The rise in mobile device usage has created a rise in expectations: the public wants new and innovative interactions with all organizations, including government. Incorporating social media in mobile websites and native apps is one way federal agencies have increased public interaction.
Six agencies have leveraged native app functionality for crowdsourcing purposes. The National Oceanic and Atmospheric Administration (NOAA) leads the way with three public-facing applications that transform ordinary citizens into citizen scientists: Dolphin and Whale 911, Release Mako and CrowdMag.
The NOAA CrowdMag App collects and sends magnetometer data to NOAA researchers. The app leverages the magnetometer in mobile devices by automatically taking readings from the user’s device and sending the data to researchers. The app was launched in both Android and iOS in 2014 by NOAA’s National Centers for Environmental Information.
NOAA scientists combine the app’s crowdsourced magnetic data with real-time solar wind data to create near real-time models of Earth’s time changing magnetic field. The data also helps map local magnetic noise sources (think power transformers and iron pipes) to improve accuracy of magnetic navigation systems.
I have been a citizen scientist since earlier this year when I downloaded the app as part of the Federal CrowdSource Mobile Testing native app testing pilot. I talked to Manoj Nair, an environmental research scientist at NOAA, whose team created the application. Nair told me about user response to the application, implementing gamification based on user feedback and the innovative maps they’ve created based on the crowdsourced data.
Users can be relatively passive with your app, in the sense that they download it, let it collect data and never really have to open it since the app collects data on its own. Are there benefits to users actively opening the application?
Yes, for three reasons:
- Compass calibration. It is possible to get your phone’s compass out of calibration by placing it near a strong magnetic field. If the compass is out of calibration and the app is in the foreground, the app walks users through a set of steps to re-calibrate.
- For iOS, the background reporting is not done at a set time interval, but rather in a random fashion, due to a restriction from Apple. Opening the app regularly helps to collect more data.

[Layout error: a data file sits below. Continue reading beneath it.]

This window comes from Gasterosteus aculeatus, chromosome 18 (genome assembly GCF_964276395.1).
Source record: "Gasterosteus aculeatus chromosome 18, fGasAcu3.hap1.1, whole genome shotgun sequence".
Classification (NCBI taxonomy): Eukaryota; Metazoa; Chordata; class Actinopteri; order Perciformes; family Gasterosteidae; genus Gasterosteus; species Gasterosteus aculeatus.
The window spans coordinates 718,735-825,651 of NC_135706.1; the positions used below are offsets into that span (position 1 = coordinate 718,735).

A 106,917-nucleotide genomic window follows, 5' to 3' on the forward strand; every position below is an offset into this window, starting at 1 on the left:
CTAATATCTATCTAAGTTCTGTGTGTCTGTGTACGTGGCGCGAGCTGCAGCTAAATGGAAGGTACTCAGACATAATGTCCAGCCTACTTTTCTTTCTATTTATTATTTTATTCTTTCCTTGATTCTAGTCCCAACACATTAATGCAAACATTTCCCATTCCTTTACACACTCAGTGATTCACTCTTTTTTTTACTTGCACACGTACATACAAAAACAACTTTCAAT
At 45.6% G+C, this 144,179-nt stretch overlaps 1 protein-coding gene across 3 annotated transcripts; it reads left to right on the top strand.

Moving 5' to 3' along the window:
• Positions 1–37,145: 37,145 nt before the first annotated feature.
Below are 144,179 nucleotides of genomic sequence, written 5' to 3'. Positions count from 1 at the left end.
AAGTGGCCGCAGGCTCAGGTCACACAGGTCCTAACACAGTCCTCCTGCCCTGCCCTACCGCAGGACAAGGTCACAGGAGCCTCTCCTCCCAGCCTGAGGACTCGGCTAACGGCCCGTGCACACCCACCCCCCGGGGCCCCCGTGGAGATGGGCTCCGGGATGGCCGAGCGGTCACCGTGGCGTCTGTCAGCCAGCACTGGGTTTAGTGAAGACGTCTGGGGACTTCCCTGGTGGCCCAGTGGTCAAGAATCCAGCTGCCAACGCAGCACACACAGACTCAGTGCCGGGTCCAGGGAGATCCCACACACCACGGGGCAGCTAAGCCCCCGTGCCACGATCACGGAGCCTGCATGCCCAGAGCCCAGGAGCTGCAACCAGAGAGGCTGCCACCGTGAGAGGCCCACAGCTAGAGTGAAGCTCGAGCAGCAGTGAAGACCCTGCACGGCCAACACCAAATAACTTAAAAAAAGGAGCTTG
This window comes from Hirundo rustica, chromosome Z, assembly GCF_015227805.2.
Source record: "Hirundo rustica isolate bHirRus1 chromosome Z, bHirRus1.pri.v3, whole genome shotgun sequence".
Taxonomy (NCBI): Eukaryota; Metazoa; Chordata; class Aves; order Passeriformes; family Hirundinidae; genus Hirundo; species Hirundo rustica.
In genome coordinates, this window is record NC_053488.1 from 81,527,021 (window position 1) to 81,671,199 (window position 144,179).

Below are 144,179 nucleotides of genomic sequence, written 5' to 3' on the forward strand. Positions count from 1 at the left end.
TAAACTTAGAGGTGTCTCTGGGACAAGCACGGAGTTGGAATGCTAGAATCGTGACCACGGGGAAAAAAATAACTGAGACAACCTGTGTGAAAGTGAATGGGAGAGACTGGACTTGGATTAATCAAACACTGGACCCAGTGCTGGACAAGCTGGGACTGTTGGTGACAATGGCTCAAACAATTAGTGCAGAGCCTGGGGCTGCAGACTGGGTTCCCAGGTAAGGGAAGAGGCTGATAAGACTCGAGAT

- Apps that are opened regularly are likely to stay installed for a longer time.
What has user feedback been like? Have people been comfortable with the app?
The reviews and feedback are generally positive: people writing how delighted they are to participate in a crowdsourcing project. One of the early pieces of feedback from the Crowdsource Mobile Testing group that we acted upon was a lack of user engagement. For some users, the background reporting feature of CrowdMag was confusing. They wanted more engagement from the app about data statistics (how much data they have contributed, etc.). We introduced a badge system to address this issue. Also, there are people who want a higher sampling rate (currently, the maximum is 1 second).
We have a 4.4 average rating from 121 users (~4,000 installs) for Android. We have only a few reviews (less than 5) for iOS from about 2,000 users. We do not know why the iOS reviews are so low in numbers. Some users send feedback emails.
Users can earn badges based on the number of data readings they make: 100 readings for bronze; 1,000 for silver; 10,000 for gold; and 100,000 for platinum. I recently got a bronze medal from the app, and it was a pleasant surprise. How have the badges impacted engagement? Have you discovered any super data collectors?
We were not sure how people would respond to the pop-ups. However, users found the app to be more engaging after we introduced the badge system. It is almost impossible to uniquely identify users from the NOAA side to identify lead contributors. We are working on a solution that honors the lead contributors while protecting user anonymity.
Is there a ceiling for the number of data points you need to collect?
We are still figuring that out. For example, with 4 million data points (all data collected between October 2014 and May 2015), we created a degree-2 geomagnetic field model. Higher resolution magnetic field models require more crowdsourced data. This is because the noise content in CrowdMag data is much higher than that of satellite magnetic data.
What are the plans for CrowdMag’s immediate future? Long term?
Our immediate plan is to release the world’s first geomagnetic field model developed entirely using crowdsourced data. This is going to be a low resolution picture of the Earth’s magnetic field, showing its main dipole. The long term aim is to map the shorter wavelength features of the magnetic field observed on the Earth’s populated surface.